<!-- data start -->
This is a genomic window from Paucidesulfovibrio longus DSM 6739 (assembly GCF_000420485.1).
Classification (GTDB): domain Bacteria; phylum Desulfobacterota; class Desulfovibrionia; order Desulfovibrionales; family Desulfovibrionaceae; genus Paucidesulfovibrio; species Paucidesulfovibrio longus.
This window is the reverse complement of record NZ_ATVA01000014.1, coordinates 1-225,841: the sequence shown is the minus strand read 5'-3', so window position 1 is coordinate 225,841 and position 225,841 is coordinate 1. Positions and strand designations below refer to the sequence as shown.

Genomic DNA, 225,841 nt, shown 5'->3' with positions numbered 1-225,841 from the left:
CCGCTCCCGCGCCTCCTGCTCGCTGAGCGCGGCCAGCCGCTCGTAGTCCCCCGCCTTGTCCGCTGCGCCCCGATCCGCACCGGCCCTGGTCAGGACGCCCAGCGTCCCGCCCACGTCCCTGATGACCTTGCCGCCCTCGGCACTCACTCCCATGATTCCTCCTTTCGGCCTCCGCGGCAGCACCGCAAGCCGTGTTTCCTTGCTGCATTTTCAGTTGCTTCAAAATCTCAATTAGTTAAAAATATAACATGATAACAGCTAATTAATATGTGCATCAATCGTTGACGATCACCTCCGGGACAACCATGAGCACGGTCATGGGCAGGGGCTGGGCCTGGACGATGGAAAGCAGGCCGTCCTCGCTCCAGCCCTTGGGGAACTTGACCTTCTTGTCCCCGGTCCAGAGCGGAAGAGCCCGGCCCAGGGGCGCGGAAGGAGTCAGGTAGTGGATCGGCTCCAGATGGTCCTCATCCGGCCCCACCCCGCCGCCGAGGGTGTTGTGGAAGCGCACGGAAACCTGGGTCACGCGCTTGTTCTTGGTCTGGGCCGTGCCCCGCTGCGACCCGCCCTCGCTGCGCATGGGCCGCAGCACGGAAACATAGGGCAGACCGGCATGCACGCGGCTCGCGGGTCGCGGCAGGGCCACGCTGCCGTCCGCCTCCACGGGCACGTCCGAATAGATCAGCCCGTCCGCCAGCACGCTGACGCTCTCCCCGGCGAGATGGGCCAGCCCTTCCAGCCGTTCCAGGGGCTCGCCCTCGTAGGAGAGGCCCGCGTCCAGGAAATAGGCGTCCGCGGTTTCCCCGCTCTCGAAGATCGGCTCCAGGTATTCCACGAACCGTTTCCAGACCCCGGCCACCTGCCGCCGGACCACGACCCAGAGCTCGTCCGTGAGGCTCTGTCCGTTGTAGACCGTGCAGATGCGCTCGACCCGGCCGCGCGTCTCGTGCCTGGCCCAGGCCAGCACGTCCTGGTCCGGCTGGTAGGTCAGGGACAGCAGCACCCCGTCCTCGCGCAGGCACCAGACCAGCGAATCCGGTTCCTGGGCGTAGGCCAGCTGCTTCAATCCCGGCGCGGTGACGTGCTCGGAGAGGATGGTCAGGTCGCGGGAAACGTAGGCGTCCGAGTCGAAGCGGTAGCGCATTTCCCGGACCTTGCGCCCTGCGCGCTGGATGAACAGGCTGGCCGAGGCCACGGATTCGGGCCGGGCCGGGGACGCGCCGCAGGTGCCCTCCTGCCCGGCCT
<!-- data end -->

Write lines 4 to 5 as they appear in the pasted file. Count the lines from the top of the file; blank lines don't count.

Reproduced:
Genomic DNA, 225,841 nt, shown 5'->3' with positions numbered 1-225,841 from the left:
CCGCTCCCGCGCCTCCTGCTCGCTGAGCGCGGCCAGCCGCTCGTAGTCCCCCGCCTTGTCCGCTGCGCCCCGATCCGCACCGGCCCTGGTCAGGACGCCCAGCGTCCCGCCCACGTCCCTGATGACCTTGCCGCCCTCGGCACTCACTCCCATGATTCCTCCTTTCGGCCTCCGCGGCAGCACCGCAAGCCGTGTTTCCTTGCTGCATTTTCAGTTGCTTCAAAATCTCAATTAGTTAAAAATATAACATGATAACAGCTAATTAATATGTGCATCAATCGTTGACGATCACCTCCGGGACAACCATGAGCACGGTCATGGGCAGGGGCTGGGCCTGGACGATGGAAAGCAGGCCGTCCTCGCTCCAGCCCTTGGGGAACTTGACCTTCTTGTCCCCGGTCCAGAGCGGAAGAGCCCGGCCCAGGGGCGCGGAAGGAGTCAGGTAGTGGATCGGCTCCAGATGGTCCTCATCCGGCCCCACCCCGCCGCCGAGGGTGTTGTGGAAGCGCACGGAAACCTGGGTCACGCGCTTGTTCTTGGTCTGGGCCGTGCCCCGCTGCGACCCGCCCTCGCTGCGCATGGGCCGCAGCACGGAAACATAGGGCAGACCGGCATGCACGCGGCTCGCGGGTCGCGGCAGGGCCACGCTGCCGTCCGCCTCCACGGGCACGTCCGAATAGATCAGCCCGTCCGCCAGCACGCTGACGCTCTCCCCGGCGAGATGGGCCAGCCCTTCCAGCCGTTCCAGGGGCTCGCCCTCGTAGGAGAGGCCCGCGTCCAGGAAATAGGCGTCCGCGGTTTCCCCGCTCTCGAAGATCGGCTCCAGGTATTCCACGAACCGTTTCCAGACCCCGGCCACCTGCCGCCGGACCACGACCCAGAGCTCGTCCGTGAGGCTCTGTCCGTTGTAGACCGTGCAGATGCGCTCGACCCGGCCGCGCGTCTCGTGCCTGGCCCAGGCCAGCACGTCCTGGTCCGGCTGGTAGGTCAGGGACAGCAGCACCCCGTCCTCGCGCAGGCACCAGACCAGCGAATCCGGTTCCTGGGCGTAGGCCAGCTGCTTCAATCCCGGCGCGGTGACGTGCTCGGAGAGGATGGTCAGGTCGCGGGAAACGTAGGCGTCCGAGTCGAAGCGGTAGCGCATTTCCCGGACCTTGCGCCCTGCGCGCTGGATGAACAGGCTGGCCGAGGCCACGGATTCGGGCCGGGCCGGGGACGCGCCGCAGGTGCCCTCCTGCCCGGCCT